Implications of Not Addressing Mental Health and Psychosocial Support (MHPSS) Needs in Conflict Situations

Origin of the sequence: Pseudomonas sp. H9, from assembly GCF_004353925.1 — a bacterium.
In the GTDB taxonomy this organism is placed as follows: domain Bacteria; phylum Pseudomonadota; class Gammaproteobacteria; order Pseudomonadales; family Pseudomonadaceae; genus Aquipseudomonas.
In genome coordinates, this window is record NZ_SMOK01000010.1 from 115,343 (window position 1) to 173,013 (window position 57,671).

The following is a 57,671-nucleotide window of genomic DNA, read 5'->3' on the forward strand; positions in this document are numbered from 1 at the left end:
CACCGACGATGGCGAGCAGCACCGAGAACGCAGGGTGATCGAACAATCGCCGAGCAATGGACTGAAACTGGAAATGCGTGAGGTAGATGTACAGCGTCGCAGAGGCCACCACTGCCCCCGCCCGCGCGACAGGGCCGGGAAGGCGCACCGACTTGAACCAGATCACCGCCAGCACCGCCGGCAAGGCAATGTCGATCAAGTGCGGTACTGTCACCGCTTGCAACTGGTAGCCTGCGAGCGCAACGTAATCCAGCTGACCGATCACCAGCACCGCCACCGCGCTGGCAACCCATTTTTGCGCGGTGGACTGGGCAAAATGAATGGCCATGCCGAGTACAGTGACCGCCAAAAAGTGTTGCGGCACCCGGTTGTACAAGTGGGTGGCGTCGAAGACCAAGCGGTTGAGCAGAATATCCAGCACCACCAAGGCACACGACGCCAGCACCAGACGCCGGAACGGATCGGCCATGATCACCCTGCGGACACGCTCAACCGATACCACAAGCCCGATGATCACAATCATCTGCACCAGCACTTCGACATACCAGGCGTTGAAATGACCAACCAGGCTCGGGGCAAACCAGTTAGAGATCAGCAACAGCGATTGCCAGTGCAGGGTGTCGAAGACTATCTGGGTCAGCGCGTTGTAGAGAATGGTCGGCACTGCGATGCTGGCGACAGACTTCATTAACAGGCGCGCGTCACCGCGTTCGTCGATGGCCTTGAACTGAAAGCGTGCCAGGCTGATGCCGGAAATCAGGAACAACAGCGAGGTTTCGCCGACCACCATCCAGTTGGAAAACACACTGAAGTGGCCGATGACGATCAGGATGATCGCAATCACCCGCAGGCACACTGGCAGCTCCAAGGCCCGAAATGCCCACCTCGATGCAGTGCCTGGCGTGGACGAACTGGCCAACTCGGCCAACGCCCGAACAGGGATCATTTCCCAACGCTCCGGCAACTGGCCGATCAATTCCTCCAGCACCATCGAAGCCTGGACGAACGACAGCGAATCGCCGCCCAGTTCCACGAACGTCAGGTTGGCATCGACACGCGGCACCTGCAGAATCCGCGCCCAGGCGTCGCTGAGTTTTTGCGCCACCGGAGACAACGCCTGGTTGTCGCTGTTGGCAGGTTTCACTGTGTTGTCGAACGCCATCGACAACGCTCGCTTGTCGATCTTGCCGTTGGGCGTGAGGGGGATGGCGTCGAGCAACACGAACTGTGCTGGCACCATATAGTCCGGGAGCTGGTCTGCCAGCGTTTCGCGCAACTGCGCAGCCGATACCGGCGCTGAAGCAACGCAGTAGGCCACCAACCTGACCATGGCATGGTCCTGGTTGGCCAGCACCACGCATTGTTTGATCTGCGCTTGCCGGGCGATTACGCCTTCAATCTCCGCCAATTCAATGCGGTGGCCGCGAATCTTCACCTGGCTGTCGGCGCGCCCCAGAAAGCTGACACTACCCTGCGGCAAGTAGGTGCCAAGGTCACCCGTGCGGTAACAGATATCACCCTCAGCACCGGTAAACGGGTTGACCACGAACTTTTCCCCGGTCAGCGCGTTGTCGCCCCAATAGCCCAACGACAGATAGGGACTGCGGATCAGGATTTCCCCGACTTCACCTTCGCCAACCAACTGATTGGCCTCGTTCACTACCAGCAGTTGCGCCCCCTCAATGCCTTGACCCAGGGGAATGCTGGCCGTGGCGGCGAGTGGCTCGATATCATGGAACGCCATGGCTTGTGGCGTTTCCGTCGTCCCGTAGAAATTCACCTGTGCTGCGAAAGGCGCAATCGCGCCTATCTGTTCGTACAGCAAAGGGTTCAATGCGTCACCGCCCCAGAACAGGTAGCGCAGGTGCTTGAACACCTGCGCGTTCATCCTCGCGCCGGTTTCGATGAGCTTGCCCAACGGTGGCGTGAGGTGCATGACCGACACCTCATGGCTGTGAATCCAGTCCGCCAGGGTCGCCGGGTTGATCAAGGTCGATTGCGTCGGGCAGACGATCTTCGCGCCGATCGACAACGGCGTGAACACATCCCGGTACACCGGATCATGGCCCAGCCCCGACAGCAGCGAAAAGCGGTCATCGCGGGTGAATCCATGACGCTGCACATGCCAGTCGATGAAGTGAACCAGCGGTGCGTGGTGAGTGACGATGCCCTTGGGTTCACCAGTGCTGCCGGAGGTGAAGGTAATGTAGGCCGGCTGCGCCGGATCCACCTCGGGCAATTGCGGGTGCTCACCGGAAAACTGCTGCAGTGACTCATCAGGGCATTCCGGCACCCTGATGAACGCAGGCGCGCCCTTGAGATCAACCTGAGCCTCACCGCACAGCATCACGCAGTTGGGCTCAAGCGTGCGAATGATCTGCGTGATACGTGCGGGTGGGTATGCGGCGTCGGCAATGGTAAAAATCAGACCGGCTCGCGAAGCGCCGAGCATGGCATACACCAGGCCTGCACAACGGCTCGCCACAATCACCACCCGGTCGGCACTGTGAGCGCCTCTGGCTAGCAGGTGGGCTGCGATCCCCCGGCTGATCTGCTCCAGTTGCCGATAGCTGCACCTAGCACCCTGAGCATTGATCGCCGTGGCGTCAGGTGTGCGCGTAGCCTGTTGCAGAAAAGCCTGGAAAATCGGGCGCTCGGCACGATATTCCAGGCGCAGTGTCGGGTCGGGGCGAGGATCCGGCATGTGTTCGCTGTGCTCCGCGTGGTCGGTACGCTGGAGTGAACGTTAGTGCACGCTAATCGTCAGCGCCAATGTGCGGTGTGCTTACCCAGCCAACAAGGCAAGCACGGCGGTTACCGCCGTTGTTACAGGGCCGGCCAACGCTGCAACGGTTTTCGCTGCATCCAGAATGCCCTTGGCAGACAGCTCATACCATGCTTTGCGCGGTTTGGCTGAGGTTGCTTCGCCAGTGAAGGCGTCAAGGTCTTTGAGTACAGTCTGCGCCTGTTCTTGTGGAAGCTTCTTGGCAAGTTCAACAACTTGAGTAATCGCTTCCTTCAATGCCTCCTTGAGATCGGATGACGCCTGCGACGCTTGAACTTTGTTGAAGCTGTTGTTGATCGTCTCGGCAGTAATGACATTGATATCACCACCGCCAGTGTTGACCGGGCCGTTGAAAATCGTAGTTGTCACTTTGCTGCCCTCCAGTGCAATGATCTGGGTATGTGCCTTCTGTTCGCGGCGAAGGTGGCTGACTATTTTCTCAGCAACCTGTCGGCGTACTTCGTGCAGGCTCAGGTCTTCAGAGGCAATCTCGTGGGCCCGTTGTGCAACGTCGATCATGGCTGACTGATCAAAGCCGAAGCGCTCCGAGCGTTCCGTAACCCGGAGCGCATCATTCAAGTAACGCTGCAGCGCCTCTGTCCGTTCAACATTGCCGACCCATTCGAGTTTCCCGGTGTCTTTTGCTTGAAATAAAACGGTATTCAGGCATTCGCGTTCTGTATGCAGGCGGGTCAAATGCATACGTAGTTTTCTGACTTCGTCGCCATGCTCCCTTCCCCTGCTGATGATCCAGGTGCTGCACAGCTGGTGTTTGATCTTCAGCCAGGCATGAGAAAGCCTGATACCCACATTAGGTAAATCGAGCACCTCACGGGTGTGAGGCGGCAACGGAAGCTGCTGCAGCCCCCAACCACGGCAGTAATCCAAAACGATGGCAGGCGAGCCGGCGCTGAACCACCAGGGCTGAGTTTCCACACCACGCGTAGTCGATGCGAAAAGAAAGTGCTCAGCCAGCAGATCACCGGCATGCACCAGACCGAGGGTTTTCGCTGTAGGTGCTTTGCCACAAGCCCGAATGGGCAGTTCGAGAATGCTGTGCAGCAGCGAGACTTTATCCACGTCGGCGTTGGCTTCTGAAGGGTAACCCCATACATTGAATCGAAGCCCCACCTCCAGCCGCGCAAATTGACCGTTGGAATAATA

This review examines the potential implications of not addressing mental health and psychosocial support (MHPSS) needs resulting from conflict throughout the life course, including on longer term mental and physical health, communities and families (including intergenerational effects) and overall human development (including education and participation in the workforce). The review of existing literature indicates that there are a number of significant implications of not addressing the MHPSS needs of children, youth, and adults in conflict settings. Children are particularly vulnerable to the negative effects of conflict. Mental disorders resulting from war-related trauma can hamper development and lead to decreased functioning in adulthood. Launched in 2016, the Sustainable Development Goals (SDGs), reflect the recognition by the global development community of the significance of mental health problems, particularly in childhood or youth, as leading causes of problems throughout the life course. The SDGs acknowledge mental health and wellbeing as key components of overall health and aim to reduce children’s exposure to violence and other adversities. Historically, researchers in humanitarian settings have focused on the impact of armed conflict on mental health at the individual level as well as on identifying rates of post-traumatic stress disorder and other mental health disorders. War related trauma has been a key outcome of interest. Traumatisation is understood to lead to depression, shame, withdrawal and aggression, sleep problems, disturbed plan and psychological symptoms. Limited attention has however been paid to the psychological impact of daily stressors, that is, the persistently stressful conditions of daily life that are caused or exacerbated by armed conflict for example poverty, socio-economic adversity and social exclusion.